Dating project blogs: 40 Days of Dating
Blogs are a genre that work beautifully for projects with clear rules and goals that can be tracked in daily posts. Lose weight, cook everything in Julia Childs’ cookbook, stop buying things, declutter the house, only wear clothes you have made yourself, wear just one dress for a whole year, survive cancer – I wrote a post about these project blogs a while ago.
One example I’ve written about several times (including in my book Blogging – second edition due out in October!) is The Date Project, which I discovered in 2002 when John Hiler dissected it and other dating blogs. As I wrote back then, Hiler points out a problem with real life blogs as narratives: real life just doesn’t respect the suspense and the dramatic curve we love in narratives. Hiler wrote:
I’m realizing that the whole fun of dating blogs comes from vicariously experiencing the frustrations and humiliations of the dating circuit. It’s no fun when someone finds true love in, say… twenty-seven days (?!). It’s like Bridget Jones getting married in the first chapter, or Carrie Bradshaw meeting Mr. Big in the first season (oh wait, that one did happen).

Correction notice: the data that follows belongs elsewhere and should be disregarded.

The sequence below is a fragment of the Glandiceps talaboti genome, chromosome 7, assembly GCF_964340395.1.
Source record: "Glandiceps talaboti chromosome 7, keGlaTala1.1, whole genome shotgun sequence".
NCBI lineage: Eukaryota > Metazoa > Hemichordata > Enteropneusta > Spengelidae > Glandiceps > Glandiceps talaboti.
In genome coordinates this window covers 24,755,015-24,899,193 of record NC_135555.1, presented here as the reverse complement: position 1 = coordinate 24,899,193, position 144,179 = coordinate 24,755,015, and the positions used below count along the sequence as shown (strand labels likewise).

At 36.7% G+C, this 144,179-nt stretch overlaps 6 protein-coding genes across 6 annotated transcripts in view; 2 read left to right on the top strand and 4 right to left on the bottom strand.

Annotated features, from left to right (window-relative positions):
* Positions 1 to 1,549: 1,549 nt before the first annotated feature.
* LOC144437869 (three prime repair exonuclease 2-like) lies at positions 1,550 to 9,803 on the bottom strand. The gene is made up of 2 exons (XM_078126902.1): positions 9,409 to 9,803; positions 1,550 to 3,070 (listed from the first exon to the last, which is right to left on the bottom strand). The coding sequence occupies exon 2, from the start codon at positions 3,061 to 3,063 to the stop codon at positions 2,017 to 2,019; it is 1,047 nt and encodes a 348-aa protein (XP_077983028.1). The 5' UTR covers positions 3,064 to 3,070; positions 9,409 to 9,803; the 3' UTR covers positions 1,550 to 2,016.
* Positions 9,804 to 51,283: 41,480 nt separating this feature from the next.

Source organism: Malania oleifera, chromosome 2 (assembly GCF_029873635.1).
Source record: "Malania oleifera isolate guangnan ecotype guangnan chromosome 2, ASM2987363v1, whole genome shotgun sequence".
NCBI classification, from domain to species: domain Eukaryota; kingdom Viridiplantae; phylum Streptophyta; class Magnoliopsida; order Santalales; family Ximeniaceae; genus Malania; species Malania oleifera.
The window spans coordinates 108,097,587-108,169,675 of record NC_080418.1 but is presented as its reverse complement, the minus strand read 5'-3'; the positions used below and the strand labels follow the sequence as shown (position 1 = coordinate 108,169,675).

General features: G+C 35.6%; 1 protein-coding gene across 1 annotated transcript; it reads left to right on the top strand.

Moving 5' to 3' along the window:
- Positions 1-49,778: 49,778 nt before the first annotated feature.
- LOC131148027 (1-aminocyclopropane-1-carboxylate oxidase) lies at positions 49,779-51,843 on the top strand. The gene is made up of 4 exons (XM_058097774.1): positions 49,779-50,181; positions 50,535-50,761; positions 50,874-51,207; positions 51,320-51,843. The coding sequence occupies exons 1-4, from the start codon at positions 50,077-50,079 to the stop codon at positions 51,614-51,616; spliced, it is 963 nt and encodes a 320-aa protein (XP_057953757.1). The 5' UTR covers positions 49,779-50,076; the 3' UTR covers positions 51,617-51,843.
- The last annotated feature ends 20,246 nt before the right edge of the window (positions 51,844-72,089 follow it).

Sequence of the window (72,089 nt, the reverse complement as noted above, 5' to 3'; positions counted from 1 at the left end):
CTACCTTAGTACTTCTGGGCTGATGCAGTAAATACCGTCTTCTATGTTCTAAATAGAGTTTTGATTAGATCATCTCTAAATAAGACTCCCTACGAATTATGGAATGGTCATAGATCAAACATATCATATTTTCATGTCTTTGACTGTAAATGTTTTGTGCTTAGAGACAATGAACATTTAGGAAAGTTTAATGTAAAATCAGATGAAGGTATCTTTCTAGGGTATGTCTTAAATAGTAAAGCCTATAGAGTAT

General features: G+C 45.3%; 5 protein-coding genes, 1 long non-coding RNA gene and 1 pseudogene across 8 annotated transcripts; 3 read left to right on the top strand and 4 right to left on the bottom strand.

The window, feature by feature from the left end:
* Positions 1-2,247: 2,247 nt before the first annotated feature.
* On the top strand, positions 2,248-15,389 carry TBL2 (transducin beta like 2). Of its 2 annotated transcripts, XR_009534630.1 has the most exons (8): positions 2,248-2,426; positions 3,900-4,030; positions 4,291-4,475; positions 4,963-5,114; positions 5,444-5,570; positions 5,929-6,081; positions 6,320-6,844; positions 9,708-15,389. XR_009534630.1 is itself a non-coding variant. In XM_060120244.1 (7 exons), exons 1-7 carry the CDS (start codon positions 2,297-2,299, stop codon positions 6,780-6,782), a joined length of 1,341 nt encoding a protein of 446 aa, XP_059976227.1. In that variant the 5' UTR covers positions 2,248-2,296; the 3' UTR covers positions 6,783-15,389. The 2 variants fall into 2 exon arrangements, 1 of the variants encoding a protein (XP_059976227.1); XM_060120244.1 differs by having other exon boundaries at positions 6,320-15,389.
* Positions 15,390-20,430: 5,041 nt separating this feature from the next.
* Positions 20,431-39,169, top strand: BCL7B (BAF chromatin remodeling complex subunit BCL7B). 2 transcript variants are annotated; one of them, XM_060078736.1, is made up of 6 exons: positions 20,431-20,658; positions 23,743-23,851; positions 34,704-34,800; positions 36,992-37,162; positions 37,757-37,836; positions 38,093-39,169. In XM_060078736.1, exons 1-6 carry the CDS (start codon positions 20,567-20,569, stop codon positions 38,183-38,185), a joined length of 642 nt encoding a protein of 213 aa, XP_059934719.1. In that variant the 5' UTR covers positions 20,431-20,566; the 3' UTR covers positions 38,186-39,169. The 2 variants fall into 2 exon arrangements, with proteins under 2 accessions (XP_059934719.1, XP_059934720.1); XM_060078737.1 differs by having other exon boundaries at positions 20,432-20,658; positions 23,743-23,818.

I came across a new, far more fancily designed dating project blog today: 40 Days of Dating. They’re up to day 21 and true love is not yet clearly apparent, but then, this project has a rather different premise to The Date Project. While the guy in The Date Project committed to meeting new people and asking women out, hoping to get a girlfriend out of it, 40 Days of Dating is actually written by a couple. The catch is that the couple is not a romantic couple – yet. They write:
Two good friends with opposite relationship problems found themselves single at the same time. As an experiment, they dated for 40 days.
Of course there’s always the possibility of romance. And due to the delayed publication – they’re just now publishing the daily interviews that they wrote this spring – we know that the project will indeed last for forty days. Perhaps it will work better as a narrative than The Date Project did in 2002?